The City now has its gastronomic jewel, if we are to believe current musings and schmoozings from the nation's well-regarded food critics. They have been waxing lyrical about the latest venture from those darlings of the restaurant trade, Chris and Jeff Galvin - Galvin La Chapelle near Spitalfields Market. Giles Coren's even planning to host his forthcoming wedding reception there, in the breathtakingly beautiful converted chapel space. Lucky chap. I'm guessing you have to be in with the brothers to pull that one off.
As the picture suggests, we dined not in the hallowed halls of fine dining, but 'round the back', in the casual French bistro/bar attached to the chapel, aptly named Galvin Café de Luxe (taking the 'de Luxe' name from the first Galvin establishment: Bistro de Luxe, on Baker St).
The Galvin team obviously put a lot of thought into the interior: the lighting, bar area, table settings, even the toilets (Ren products galore), are all high spec, creating an intimate yet lavish setting. The menu is textbook robust French with a touch of Neapolitan influence, and immediately reminded me of the more rough-and-ready Comptoir Gascon in Smithfield, featuring classics such as duck confit, pissaladière, steak tartare, escargots, and rhum baba.
Seeing a fellow diner poring over their precious 2nd issue of Fire & Knives magazine - a new quarterly, dedicated to food writing - was the first sign we were on to a good thing, then a basket of decent bread arrived, as did Tracey Emin, who sat quietly at the next table, to our surprise (I had expected her to be a loud, gregarious character, one of those larger-than-life gesticulators).
The meaty mains are at top-end bistro prices - all around £15. Preferring to graze, we chose the Endive salad with blood orange, olives, buffalo mozzarella and speck (on the side, so my vegetarian friend and I could share), and two Pissaladières with rocket garnish from the kitchen's wood oven. The crisp and chewy pissaladière crust was topped with perfectly balanced caramelized onion and salty anchovies, and the perky salad was dressed delicately. Both dishes, at around £7 each, were served in generous portions. My Pissaladière was so large I had to ask for a doggy bag, a happy sight for Jon when he opened the fridge the next morning.
Just two small criticisms: they could offer more from their wood oven, as the menu currently features only four options, and their tables could be a touch bigger - my clumsiness saw various items dropping to the floor, though they were graciously and speedily replaced by the smart and ever-so-slightly stiff waiters (owing to the proximity of the chapel, perhaps).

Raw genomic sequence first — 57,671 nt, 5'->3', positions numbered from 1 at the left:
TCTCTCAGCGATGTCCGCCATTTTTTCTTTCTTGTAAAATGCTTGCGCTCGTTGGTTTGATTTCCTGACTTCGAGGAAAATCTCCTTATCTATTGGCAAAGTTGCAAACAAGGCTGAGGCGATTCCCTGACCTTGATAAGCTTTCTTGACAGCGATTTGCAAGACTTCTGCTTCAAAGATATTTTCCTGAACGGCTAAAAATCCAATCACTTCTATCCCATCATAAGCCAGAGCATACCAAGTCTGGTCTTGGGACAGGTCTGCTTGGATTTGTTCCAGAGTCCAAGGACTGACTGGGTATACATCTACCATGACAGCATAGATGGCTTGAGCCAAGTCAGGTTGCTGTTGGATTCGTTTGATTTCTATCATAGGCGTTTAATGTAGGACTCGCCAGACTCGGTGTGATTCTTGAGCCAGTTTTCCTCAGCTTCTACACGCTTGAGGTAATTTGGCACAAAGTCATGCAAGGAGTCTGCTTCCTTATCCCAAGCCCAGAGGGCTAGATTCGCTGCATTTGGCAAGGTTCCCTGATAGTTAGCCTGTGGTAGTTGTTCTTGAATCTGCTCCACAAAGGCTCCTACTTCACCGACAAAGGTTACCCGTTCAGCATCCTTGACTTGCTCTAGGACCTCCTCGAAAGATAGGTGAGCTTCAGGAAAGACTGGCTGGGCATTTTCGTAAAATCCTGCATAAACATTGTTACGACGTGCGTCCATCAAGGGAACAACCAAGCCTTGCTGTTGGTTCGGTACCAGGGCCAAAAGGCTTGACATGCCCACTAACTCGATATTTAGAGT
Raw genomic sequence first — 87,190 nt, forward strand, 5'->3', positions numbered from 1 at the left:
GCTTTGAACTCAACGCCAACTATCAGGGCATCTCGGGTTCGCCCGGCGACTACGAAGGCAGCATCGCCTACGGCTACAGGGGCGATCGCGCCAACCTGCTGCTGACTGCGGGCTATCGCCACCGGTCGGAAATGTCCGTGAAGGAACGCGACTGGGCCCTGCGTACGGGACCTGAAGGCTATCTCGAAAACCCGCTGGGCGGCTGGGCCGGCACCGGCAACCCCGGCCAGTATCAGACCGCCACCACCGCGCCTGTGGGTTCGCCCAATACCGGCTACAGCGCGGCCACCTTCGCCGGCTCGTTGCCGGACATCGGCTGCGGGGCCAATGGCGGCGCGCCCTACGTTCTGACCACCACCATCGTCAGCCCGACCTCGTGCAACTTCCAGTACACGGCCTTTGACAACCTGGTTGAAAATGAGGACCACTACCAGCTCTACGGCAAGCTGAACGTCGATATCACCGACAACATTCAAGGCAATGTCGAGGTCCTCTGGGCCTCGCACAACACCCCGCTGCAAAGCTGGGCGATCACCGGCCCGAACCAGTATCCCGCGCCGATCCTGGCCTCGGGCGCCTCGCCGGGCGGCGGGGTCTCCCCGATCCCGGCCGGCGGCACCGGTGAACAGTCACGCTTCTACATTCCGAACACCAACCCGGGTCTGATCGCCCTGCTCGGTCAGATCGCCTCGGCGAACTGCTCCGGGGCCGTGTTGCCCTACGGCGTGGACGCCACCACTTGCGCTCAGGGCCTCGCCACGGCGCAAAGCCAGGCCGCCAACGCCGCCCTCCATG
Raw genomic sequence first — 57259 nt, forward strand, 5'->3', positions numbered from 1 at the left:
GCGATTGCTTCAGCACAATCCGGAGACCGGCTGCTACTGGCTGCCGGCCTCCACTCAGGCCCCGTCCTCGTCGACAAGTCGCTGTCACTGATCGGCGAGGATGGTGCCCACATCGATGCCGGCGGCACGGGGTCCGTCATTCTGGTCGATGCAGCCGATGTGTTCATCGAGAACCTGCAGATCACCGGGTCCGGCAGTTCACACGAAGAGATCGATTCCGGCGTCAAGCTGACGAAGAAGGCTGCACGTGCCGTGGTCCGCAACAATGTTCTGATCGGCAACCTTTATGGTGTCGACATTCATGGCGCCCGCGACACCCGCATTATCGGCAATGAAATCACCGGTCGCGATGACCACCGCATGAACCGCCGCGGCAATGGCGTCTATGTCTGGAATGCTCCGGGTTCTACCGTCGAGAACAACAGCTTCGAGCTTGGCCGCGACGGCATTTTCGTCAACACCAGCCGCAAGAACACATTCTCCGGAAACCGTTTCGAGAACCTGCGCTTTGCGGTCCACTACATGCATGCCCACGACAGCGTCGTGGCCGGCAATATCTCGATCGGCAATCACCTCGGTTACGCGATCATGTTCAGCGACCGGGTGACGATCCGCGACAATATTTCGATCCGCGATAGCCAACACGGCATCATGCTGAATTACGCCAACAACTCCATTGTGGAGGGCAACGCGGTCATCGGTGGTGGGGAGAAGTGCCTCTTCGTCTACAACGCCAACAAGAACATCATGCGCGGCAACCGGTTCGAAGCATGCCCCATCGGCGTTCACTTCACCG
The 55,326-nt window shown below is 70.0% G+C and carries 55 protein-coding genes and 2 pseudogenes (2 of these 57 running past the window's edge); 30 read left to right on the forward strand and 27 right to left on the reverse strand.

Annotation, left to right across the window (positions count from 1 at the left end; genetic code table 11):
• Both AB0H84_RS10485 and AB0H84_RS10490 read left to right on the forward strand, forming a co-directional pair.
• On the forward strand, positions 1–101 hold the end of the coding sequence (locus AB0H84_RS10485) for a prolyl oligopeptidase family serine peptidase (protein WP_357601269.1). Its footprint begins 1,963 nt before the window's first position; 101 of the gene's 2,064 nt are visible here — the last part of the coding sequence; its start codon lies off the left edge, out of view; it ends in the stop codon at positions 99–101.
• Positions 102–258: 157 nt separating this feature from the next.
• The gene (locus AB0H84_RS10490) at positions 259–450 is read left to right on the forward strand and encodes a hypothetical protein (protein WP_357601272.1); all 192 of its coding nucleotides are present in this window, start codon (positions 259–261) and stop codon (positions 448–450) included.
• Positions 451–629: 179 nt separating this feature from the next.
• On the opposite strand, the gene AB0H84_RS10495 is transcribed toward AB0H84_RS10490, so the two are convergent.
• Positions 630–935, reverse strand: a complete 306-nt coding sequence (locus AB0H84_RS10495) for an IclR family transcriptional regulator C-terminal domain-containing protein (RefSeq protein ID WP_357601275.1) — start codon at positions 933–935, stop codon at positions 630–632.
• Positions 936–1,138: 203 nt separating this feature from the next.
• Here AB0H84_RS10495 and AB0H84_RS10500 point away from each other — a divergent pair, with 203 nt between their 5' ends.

We shared a slice of Prune and walnut tart with vanilla ice cream (£5.50) to finish. Rich and treacly, with the gooey and satisfying texture of pecan pie, and boozy prunes, it compared favourably to the River Cafe's famous Prune and almond tart that I'd eaten the week before, and was considerably cheaper. Bistros, cafés and brasseries tend to suffer from lack of imagination when it comes to the closing credits of a menu, making do with familiar fare, but the Galvin brothers put the effort in and come up trumps.
Somehow, we managed to get away with spending just £15 each on dinner, though if you're going to delve into the impressive wine menu, and gorge on 3 courses, you'll be looking at a more hefty bill of £30-4o per person. Not café prices, indeed, but to get a taste of what next door has to offer, it's worth the price. We managed to get a glimpse of La Chapelle, chaperoned by a waiter who told us that weekdays get booked up far in advance, but weekends are much quieter: a tip for those of you keen to get in quick.
Hallelujah. The arrival of La Chapelle, and its casual offshoot, signals all is well on London's food map. They are keeping standards and expectations high, and pretenders/competitors on their toes. Now, I just need to muscle in on that wedding reception...